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Home > 49. Deputy Catherine Byrne asked the Minister for Community, Rural and Gaeltacht Affairs his views on the role of peer groups and families in tackling addiction. [14235/10]

[Oireachtas] 49. Deputy Catherine Byrne asked the Minister for Community, Rural and Gaeltacht Affairs his views on the role of peer groups and families in tackling addiction. [14235/10]. (01 Apr 2010)

URL: http://debates.oireachtas.ie/dail/2010/04/01/00044...


National drugs strategy

49. Deputy Catherine Byrne asked the Minister for Community, Rural and Gaeltacht Affairs his views on the role of peer groups and families in tackling addiction; if the pilot short-stay respite programme for families of drug users which is outlined in the new national drugs strategy has commenced; the way this will operate in communities; and if he will make a statement on the matter.
 
Minister for Community, Rural and Gaeltacht Affairs (Deputy Pat Carey):  I have long been of the view that families and peer groups can play a vital role in tackling drug addiction. Indeed, this is generally accepted and there is an increasing focus on family involvement, in particular, under the National Drugs Strategy. Meanwhile, much of the focus of the prevention pillar is underpinned by a realisation of the need to build the self-esteem of young people to enable them to cope with negative peer pressures and to be positive influences in their peer groups.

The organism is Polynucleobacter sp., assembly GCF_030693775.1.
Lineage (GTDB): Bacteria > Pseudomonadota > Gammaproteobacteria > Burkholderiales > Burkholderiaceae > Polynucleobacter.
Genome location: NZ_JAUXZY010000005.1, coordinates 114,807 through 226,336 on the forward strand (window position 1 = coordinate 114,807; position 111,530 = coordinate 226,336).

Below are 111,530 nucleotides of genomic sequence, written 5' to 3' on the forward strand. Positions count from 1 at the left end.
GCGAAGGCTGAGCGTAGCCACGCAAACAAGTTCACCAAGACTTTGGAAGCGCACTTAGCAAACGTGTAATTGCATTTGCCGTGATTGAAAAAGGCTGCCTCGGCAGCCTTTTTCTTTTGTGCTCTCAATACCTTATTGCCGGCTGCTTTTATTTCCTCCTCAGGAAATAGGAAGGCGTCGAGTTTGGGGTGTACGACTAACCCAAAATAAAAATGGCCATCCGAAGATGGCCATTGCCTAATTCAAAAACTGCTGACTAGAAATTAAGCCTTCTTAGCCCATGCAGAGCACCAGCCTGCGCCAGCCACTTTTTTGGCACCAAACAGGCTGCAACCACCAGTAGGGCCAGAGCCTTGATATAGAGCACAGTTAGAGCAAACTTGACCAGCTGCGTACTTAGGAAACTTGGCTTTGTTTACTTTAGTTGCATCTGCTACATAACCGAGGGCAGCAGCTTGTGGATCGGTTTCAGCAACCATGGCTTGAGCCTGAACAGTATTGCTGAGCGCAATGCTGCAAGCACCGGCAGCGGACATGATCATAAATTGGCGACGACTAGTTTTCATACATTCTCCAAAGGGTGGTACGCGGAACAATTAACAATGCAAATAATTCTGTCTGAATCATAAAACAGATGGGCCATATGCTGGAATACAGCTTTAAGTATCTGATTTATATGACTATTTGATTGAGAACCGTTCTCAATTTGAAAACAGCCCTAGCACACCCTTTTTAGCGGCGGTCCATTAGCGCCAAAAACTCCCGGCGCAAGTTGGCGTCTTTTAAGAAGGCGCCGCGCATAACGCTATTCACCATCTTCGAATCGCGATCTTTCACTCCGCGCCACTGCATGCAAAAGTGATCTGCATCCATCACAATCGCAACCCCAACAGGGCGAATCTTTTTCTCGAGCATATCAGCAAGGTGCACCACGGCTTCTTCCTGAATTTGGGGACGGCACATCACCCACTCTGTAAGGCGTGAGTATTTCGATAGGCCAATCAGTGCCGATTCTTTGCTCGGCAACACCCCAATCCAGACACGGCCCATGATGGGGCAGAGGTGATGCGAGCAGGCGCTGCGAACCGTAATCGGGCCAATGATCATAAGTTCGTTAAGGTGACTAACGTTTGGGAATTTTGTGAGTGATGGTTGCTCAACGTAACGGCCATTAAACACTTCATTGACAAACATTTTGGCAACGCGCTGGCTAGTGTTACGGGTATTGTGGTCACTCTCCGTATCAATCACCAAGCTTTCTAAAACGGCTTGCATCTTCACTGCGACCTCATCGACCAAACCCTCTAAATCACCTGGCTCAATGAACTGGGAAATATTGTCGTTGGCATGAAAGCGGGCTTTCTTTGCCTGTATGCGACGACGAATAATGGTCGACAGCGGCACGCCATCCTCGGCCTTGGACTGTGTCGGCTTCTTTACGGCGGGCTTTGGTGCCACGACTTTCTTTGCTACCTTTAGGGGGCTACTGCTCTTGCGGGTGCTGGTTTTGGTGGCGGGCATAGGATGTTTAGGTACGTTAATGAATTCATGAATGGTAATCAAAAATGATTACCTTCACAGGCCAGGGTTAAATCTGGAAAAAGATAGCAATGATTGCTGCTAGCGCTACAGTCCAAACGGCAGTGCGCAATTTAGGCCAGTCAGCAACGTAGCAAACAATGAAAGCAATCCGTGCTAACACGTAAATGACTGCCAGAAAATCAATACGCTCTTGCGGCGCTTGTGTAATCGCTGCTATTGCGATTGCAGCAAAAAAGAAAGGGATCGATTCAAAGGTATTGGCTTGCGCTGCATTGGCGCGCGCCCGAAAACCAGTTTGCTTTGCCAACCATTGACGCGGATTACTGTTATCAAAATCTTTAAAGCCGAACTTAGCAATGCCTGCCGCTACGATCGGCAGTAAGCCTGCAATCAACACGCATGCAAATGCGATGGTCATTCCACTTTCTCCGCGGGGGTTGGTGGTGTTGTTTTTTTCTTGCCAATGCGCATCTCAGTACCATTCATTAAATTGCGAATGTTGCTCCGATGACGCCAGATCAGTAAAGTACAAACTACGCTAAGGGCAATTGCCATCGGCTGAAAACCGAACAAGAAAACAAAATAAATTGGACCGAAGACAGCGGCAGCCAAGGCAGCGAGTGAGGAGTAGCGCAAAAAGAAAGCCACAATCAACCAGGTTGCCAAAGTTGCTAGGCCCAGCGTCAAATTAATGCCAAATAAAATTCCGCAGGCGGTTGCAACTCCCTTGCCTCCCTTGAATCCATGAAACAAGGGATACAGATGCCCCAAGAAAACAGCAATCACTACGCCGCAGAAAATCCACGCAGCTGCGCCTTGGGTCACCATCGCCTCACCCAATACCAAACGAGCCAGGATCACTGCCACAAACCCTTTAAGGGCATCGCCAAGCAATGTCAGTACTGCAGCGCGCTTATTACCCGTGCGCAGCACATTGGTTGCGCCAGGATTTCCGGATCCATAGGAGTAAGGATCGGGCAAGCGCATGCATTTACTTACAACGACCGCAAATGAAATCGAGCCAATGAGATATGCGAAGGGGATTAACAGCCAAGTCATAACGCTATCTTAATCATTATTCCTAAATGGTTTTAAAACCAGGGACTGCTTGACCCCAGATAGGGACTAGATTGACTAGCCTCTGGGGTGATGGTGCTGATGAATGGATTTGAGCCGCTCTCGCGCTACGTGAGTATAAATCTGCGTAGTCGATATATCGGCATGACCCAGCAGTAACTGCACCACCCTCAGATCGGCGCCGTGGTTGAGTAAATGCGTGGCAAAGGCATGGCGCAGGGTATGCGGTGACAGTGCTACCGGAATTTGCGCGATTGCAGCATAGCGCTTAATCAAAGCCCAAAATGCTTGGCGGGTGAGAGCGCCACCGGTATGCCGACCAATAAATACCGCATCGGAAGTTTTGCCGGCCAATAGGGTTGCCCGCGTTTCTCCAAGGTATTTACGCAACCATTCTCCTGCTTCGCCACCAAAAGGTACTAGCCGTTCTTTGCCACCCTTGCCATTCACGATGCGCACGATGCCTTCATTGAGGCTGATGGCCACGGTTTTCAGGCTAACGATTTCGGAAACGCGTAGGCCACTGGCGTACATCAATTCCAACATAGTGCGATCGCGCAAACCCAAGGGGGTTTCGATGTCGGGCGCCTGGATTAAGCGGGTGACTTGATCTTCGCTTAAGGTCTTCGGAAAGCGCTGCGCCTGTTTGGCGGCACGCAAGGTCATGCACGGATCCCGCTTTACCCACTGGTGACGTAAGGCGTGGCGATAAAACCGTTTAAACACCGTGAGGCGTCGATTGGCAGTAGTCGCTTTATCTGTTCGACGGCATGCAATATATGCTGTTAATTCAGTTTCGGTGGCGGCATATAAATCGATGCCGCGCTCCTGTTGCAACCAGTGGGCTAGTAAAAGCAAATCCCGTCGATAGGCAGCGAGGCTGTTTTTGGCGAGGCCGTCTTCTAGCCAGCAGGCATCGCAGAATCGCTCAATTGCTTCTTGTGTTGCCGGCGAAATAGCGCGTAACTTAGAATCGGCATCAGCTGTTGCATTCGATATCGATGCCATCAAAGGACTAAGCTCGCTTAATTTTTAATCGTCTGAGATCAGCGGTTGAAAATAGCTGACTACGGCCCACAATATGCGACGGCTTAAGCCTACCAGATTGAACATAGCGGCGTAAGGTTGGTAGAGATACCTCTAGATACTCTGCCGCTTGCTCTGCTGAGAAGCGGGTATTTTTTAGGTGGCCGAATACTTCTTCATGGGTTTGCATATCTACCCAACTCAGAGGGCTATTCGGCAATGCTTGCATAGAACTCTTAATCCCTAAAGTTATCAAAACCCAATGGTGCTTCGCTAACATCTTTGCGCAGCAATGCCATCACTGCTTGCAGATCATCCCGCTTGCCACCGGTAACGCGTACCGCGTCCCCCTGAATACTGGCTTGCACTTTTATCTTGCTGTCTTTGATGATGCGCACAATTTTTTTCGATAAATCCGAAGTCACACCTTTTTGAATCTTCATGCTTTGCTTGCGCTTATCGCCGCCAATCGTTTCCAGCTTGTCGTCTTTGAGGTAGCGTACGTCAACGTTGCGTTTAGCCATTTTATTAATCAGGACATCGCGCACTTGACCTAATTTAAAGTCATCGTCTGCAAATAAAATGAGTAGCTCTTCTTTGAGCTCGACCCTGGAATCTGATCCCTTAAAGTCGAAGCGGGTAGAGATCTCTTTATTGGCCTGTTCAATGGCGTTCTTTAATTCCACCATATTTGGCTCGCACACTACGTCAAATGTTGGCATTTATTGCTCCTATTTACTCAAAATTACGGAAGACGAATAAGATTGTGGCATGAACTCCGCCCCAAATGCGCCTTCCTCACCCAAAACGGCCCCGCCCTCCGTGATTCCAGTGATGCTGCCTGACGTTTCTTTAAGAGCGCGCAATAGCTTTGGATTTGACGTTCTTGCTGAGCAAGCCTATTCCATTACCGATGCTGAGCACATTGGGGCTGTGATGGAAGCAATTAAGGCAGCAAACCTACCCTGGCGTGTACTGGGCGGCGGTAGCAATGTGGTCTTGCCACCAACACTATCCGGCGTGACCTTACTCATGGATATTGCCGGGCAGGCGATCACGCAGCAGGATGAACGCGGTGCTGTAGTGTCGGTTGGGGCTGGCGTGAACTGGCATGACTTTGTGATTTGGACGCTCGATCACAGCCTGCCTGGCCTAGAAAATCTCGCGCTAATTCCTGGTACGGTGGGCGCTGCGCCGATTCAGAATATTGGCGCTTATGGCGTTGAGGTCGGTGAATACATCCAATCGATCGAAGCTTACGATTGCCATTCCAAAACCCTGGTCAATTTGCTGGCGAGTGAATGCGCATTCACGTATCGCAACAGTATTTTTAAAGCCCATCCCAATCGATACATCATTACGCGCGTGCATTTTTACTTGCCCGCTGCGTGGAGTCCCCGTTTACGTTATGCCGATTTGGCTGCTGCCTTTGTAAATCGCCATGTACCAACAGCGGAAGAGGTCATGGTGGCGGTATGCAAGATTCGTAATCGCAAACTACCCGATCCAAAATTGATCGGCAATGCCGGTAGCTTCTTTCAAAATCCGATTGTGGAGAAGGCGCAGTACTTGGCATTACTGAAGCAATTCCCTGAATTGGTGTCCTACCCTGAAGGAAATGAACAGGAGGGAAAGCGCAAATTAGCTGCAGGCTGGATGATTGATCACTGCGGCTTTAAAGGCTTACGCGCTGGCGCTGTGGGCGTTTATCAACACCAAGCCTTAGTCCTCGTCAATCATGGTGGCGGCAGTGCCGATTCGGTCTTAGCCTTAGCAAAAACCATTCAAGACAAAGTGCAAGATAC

The 2007 Report of the National Advisory Committee on Drugs — “The Experiences of Families Seeking Support in Coping with Heroin Use” — outlined the typical path of such families, moving from a lack of knowledge and coping alone, through accessing support, re-building families and supporting the recovery of the problem drug user.
The support of stable families is recognised as being hugely influential in regard to making progress towards recovery. Indeed, organisations involved in drug rehabilitation increasingly have family programmes included as part of the recovery plan for individual clients. The importance placed on family involvement is also illustrated by the on-going support afforded to the Family Support Network by the Office of the Minister for Drugs. The Network carries out very important work in supporting families and encouraging their involvement in the recovery process.
 
Action 32 of the National Drugs Strategy 2009-2016 envisages the development of a comprehensive integrated national treatment and rehabilitation service. This will incorporate the implementation of the recommendations of the Report of the Working Group on Drugs Rehabilitation, which calls for the development of a pilot short-stay respite programme for families of drug users.
 
The HSE holds the lead role in relation to the implementation of these recommendations and it also chairs the National Drugs Rehabilitation Implementation Committee. It is envisaged that the development of a pilot short-stay respite programme for families of drug users will be addressed in that context over the period of the National Drugs Strategy.
 
Vol. 706 No. 2
Written Answers – National Drug Strategy
Thursday, 1 April 2010

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